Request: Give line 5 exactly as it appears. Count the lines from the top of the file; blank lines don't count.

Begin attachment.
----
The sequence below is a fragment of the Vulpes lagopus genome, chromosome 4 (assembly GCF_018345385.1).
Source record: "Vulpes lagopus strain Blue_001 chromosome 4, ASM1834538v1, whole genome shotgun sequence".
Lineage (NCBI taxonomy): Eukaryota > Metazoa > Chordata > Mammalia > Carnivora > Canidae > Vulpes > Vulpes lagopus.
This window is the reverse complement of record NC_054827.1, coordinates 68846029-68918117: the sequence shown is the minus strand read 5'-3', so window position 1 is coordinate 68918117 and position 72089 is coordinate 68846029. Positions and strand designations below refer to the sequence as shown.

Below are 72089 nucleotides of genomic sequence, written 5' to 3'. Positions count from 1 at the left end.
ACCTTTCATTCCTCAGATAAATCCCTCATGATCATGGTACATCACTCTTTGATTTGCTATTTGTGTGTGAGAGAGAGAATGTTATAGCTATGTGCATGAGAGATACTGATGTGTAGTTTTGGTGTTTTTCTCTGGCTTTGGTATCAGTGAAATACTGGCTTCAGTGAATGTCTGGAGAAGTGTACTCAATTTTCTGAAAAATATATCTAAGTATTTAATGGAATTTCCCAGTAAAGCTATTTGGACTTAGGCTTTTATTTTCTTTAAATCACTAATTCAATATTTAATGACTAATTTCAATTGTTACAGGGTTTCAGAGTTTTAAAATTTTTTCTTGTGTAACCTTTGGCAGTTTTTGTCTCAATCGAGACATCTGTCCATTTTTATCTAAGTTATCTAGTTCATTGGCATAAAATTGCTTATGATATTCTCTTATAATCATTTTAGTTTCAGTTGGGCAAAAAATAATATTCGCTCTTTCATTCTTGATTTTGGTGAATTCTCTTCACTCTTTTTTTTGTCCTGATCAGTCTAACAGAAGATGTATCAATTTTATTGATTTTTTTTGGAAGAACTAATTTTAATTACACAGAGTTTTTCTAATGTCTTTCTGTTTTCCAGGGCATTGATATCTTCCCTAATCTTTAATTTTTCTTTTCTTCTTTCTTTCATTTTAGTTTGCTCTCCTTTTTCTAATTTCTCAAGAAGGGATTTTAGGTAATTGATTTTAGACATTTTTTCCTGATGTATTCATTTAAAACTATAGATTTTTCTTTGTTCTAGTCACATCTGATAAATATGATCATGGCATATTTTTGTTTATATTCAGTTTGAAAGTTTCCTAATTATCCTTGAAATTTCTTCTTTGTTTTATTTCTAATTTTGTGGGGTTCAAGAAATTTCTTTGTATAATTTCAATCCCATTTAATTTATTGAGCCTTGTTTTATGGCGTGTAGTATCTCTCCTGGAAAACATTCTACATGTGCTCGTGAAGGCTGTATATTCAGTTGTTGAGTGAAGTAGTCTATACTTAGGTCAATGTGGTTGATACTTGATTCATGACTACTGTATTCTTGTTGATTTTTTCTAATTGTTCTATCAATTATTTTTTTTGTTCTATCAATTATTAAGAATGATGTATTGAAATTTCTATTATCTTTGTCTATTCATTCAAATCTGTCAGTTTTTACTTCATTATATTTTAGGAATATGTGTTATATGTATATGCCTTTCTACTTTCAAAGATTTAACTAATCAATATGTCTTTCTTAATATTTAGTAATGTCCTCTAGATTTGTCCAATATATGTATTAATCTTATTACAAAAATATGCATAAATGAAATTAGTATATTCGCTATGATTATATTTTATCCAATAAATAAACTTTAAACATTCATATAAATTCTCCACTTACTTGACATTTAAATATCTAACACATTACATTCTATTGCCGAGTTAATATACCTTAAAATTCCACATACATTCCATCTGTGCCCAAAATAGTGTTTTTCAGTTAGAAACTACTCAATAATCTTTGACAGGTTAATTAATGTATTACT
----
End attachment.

Below are 72089 nucleotides of genomic sequence, written 5' to 3'. Positions count from 1 at the left end.